Later John Shapcott talked about Bennett among the artists (drawing attention to the remarkable number of descriptions in his work of paintings and sculptures). These often define a scene or comment on their owner (Pity the sentimental types who have Marcus Stone prints on their wall; they will feel the full force of Bennett’s scorn.). Then Jonathan Wild talked about Bennett the Edwardian, teasing out the meanings of that sometimes misused adjective, and showing how Bennett represented the best of his time.
So it was a very rewarding day. I had never been to Keele before, and found the campus rather confusing to start with. But then I’d got off the bus at the wrong stop to begin with, so no wonder I got lost. A very friendly local rescued me, though, and gave me a lift to where I needed to be. For which many thanks.
I had a short look round Hanley in the afternoon. Last year I reported that the local Waterstones contain not a single copy of an Arnold Bennett novel. This year is Arnold Bennett year, though, and there have been all sorts of local celebrations of his 150th birthday. Visitors have come from all over the world. Waterstones have therefore improved slightly. Their fiction shelves offer one book, a copy of Clayhanger. It’s a start.


  1. Stephen Paradis
    Posted September 6, 2017 at 3:18 am | Permalink

    A reminder of the kind of entertainment no longer deemed necessary in our better age.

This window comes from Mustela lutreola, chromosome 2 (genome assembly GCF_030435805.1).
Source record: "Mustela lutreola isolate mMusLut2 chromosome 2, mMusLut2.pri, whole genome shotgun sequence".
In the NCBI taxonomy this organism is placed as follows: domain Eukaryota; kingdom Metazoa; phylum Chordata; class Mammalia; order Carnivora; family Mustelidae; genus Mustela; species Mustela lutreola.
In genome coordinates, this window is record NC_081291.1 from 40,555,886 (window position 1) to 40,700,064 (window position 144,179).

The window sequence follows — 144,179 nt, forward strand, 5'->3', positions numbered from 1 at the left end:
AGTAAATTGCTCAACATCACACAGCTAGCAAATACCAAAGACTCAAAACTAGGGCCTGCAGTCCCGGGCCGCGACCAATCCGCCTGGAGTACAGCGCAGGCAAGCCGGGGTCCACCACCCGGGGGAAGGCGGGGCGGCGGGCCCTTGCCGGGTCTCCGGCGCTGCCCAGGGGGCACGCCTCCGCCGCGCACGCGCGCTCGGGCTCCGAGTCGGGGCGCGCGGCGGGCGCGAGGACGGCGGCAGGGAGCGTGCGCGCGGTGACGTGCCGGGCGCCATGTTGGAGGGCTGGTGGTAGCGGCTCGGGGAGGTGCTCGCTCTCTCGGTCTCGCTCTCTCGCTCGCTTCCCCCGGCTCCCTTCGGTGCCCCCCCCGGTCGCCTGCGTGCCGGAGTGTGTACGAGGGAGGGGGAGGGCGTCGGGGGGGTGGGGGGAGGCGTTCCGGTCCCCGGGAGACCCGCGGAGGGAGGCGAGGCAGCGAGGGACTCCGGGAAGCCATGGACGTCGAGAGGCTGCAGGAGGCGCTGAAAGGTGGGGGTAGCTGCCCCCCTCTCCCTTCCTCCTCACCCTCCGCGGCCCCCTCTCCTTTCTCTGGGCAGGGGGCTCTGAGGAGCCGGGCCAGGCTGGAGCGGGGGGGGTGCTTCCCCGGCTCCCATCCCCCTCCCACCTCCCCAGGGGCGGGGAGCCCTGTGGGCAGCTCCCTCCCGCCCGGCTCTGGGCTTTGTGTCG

If the cast cards don’t make you sigh, feel free to switch it off.

    • Posted September 6, 2017 at 9:15 am | Permalink

      Thanks for posting this link. The film is pure joy.
      Did you know that there was an earlier film version of ‘The Card’? It was made in 1922, starring Laddie Cliff (noted revue artist of the time) as Denry. The film is generally presumed lost, like so much of the silent movie heritage, but a while ago I saw a DVD of it advertised on a website. Excited, I sent off for it, only to be told that their supplier could not send more copies.
      This implies that there is at least one copy of it somewhere out there. Any ideas?
      This is the IMDB page about the film:

      • Stephen Paradis
        Posted September 9, 2017 at 4:15 am | Permalink

        I can find nothing in the usual places. The BFI might have a definite answer for now, but things are always turning up in film vaults places like in Buenos Aires.
        Very pleased to learn that Glynis Johns is still with us, at 93.
        And not long ago I found this.

        About 11 minutes in. It seems that her father Mervyn Johns, possibly the least dashing actor in the profession, was once Biggles.